Judge to rule on vanity plate program

(WISH Photo, file)

INDIANAPOLIS (WISH) – A Marion County Judge is expected to rule by the end of the month on when Indiana drivers can begin applying for new vanity license plates again. The decision follows a court hearing on the matter Wednesday.

The legal battle surrounding the program has been ongoing since July when former BMV Commissioner Scott Waddell suspended the state’s personal license plate (PLP) program following a lawsuit filed by Greenfield Police Corporal Rodney Vawter.

Vawter claimed the agency’s decision to revoke his personalized plate, which reads “0INK” next to a Fraternal Order of Police logo, was unconstitutional.

The American Civil Liberties Union, which filed the lawsuit on Vawter’s behalf, filed a motion in November requesting a summary judgment, or immediate ruling in the case. The motion contends that “there are no contested issues of fact,” and that Vawter and others in the class action lawsuit are entitled to “appropriate injunctive and declaratory relief.”

The motion for summary judgment comes in the wake of an I-Team 8 investigation in October that found inconsistencies in how the BMV decides what personal license plate requests to approve and deny.

ACLU Attorney Ken Falk cited many of the examples uncovered by I-Team 8′s investigation during Wednesday’s hearing before Judge James Osborn, arguing that decisions are made arbitrarily by an appointed panel of BMV employees using a “rough guideline” of examples. The BMV admitted that plate approval requests “may depend on who is making the decision that day,” according to depositions cited in court.

“That’s a First Amendment violation,” Falk told I-Team 8 following the hearing. “The standards governing plates are so vague, so amorphous, and so subject to individual discretion, that’s it’s unconstitutional. And, that’s demonstrated by the examples of what plates are approved and what plates are not approved.”

Falk also told the Judge that the BMV’s policy on how personal plates are approved and denied is not available to the public, as required by law. He also argued the BMV’s commissioner does not have the legal authority to suspend the program.

“This is a program that was established by the state legislature, and no agency head has the right to say we’re not going to have it anymore. That’s exactly what the commissioner said here, and that’s beyond his powers,” he said.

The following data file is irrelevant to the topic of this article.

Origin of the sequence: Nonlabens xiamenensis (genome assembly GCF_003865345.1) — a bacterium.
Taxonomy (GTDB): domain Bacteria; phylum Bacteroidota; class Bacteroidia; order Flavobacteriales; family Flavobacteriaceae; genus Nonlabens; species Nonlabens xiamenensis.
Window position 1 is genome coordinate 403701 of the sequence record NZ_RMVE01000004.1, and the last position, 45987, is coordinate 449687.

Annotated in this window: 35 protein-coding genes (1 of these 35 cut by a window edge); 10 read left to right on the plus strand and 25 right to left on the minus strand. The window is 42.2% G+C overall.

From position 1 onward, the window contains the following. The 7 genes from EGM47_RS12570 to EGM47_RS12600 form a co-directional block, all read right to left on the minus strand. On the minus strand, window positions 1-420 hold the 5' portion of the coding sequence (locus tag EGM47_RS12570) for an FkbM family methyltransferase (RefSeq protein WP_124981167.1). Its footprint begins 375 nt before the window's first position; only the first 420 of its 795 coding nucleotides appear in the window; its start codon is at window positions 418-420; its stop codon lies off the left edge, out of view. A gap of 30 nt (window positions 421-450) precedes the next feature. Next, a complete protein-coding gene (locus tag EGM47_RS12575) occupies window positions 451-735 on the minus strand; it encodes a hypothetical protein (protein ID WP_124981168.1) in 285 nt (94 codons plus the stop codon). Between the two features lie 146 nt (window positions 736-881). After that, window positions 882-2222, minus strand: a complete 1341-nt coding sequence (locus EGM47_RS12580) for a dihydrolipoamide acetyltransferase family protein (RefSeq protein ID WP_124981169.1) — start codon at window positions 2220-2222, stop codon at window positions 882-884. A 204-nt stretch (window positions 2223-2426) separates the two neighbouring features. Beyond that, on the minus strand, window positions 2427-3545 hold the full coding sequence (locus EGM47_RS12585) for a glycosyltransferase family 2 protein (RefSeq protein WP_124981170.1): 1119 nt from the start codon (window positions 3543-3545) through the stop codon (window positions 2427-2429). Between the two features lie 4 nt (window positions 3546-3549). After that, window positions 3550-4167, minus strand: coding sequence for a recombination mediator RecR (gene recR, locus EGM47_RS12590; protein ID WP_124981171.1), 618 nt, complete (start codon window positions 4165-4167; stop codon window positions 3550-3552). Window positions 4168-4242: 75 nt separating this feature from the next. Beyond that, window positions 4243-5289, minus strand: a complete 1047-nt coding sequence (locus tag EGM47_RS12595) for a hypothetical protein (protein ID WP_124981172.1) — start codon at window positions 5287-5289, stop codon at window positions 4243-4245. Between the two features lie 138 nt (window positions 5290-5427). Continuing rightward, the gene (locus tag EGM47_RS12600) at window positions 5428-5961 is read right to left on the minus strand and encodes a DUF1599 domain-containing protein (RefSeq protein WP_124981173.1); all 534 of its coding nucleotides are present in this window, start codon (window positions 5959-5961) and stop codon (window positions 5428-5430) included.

Falk asked the Judge to order the program to resume under new, constitutional guidelines within 30 days.

But, the BMV, represented by the Indiana Attorney General’s office, argued that Vawter had not appealed his plate revocation prior to filing his lawsuit, as required by Indiana law. It also argued that since its plate approval process relies on a “policy” rather than a “rule” it does not have to be disclosed to the public in order to be valid.

“The question is: is this government speech or private speech,” said Deputy Attorney General Betsy Isenberg in court. “License plates belong to the state. That makes the plate, and everything on it, government speech.”

“I just think that’s wrong,” Falk responded. “There’s no case in America that supports that, and there are many, many cases that say exactly to the contrary. It’s silly to argue that when I put “GO IU” on my plate that that’s government speech,” Falk responded. The plate is owned by the government, sure. But, as I said in court, so are parks. And, no one would think that if I’m protesting in a park that somehow that becomes government speech.”

Both sides have asked for an immediate ruling on their behalf. Judge Osborn asked both sides to submit their final court orders by April 21. His ruling is expected to be issued shortly after that, Falk said.

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